Leland Stanford Senior had a lot of different wacky ideas. He thought co-op economics was kind of cool. He’s really what I see as the prototype for today’s tech oligarchs, who say all sorts of stuff, despite not knowing what they’re talking about. Some of those things end up being correct just because we’re in a time of great change. You can throw a dart at a board with enough money behind it and maybe you’ll hit something. The economy needs men like that to put large amounts of capital to work even if they’re scammers and con men, and in fact needs them to be scammers and con men. It’s a need that has persisted through this whole time period. We can see it in Leland Stanford as much as we can see it in someone like Elon Musk.
Wendy: I was definitely thinking of the modern-day parallels when you were talking about Stanford. A lot of what you’re saying about him applies so well to contemporary tech oligarchs.
Malcolm: If you look at things he was interested in and plans he had and ideas he had, a lot of them amount to nothing. And then some of them amount to the invention of motion pictures or whatever. But he didn’t exactly come up with that himself – he hired engineers. That’s the same as Steve Jobs or Elon Musk or any of these people. Steve Jobs didn’t actually invent the iPod, but he had something to do with it. Same with Leland Stanford and Eadward Muybridge inventing the motion picture on his farm.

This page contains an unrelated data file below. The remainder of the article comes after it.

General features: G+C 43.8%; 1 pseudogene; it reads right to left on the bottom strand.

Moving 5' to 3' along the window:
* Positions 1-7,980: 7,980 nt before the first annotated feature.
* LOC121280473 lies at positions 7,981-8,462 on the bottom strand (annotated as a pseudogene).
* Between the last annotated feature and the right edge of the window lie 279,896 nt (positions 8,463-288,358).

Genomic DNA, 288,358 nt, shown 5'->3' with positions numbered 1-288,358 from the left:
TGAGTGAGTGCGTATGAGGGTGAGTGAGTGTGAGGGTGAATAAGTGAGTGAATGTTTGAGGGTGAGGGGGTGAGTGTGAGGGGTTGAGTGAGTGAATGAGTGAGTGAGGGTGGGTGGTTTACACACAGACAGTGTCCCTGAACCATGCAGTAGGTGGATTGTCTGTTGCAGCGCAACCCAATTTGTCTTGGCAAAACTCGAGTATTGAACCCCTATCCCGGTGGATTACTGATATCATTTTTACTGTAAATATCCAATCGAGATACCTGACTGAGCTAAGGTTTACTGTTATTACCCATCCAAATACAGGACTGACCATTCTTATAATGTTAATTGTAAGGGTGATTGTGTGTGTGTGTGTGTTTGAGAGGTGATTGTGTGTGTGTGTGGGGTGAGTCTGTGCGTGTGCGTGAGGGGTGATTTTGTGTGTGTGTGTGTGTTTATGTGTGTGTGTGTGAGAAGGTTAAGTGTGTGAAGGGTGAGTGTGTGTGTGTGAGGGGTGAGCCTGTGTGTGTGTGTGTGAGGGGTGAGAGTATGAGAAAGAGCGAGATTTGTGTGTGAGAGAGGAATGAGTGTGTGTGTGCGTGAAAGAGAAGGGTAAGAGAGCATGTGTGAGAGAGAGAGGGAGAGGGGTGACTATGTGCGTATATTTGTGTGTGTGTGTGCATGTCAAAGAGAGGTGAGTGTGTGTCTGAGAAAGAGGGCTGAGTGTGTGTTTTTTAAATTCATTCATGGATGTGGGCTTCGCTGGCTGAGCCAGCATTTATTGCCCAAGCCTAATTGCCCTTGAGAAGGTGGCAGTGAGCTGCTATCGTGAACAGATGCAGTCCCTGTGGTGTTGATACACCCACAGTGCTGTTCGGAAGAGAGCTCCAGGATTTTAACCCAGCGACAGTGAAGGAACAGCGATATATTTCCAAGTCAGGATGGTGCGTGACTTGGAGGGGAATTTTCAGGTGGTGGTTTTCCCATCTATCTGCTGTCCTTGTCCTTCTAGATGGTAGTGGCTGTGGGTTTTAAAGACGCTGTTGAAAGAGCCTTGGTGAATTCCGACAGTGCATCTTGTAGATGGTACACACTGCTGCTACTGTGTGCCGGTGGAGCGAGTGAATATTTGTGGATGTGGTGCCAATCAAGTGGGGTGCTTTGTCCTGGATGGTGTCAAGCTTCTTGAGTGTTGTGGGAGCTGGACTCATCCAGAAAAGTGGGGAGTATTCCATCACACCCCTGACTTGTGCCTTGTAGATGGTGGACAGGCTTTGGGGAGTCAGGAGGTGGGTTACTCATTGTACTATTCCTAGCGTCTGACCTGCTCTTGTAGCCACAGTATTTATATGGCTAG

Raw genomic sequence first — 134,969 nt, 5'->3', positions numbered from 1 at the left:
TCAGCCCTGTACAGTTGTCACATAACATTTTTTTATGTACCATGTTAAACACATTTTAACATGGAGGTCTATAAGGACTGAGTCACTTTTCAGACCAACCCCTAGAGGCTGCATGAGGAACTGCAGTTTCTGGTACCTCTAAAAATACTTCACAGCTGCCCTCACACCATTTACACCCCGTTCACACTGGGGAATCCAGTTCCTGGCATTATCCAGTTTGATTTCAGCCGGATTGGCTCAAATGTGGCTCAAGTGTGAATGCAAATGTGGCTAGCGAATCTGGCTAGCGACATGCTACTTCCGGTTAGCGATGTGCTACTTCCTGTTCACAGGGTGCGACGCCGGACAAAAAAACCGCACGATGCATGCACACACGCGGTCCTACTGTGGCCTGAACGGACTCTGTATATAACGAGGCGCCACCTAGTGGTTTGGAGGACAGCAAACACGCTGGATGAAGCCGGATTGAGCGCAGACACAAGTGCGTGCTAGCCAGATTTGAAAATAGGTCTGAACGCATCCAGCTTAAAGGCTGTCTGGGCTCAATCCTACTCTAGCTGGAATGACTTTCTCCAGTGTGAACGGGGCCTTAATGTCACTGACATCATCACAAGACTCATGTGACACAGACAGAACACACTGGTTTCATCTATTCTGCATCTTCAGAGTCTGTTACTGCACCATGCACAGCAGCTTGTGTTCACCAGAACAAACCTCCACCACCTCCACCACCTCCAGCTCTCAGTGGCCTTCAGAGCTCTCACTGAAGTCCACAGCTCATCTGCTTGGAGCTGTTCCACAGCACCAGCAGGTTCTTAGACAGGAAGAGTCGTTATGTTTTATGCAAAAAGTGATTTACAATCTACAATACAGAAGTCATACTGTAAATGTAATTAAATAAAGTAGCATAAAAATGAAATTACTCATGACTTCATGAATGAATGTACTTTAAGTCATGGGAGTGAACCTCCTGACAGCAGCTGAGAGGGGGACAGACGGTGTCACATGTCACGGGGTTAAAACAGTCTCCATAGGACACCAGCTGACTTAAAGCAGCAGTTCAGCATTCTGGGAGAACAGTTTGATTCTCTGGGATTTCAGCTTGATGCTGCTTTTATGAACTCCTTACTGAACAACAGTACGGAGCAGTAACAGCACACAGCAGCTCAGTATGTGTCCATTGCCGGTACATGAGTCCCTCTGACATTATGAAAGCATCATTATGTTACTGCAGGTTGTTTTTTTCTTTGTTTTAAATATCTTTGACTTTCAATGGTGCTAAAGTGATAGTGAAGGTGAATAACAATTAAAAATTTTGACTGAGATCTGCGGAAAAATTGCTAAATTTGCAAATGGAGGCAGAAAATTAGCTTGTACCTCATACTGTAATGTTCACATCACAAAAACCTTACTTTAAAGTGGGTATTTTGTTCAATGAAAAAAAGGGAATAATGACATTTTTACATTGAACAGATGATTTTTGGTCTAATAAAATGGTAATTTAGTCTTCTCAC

Wendy: It seems to me that capitalists in Silicon Valley are really good at shepherding large groups of people–including many with technical expertise – and finding a way to take credit for their work. Not just the engineers, but everyone involved in assembling these products, including those working for much less pay and under much more constricting conditions.
Going back to Leland Stanford, I think it’s notable that a lot of his wealth came from the railroad, which obviously involved a ton of workers, many of whom were Chinese immigrants working for little pay under grueling conditions. Unsurprisingly, like many men of that age, Stanford himself held fairly racist views, especially when it came to the Chinese. Could you talk more about that?
Malcolm: Mae Ngai’s most recent book (The Chinese Question: The Gold Rushes, Chinese Migration, and Global Politics) is really good about Chinese immigrant workers in this period throughout the world. She looks at California as one of the main examples and one thing she really does a good job of getting across is that these workers were not serfs. These were middle-range workers who actually got paid pretty well compared to what their salary might have been otherwise. Their consumption level was relatively high.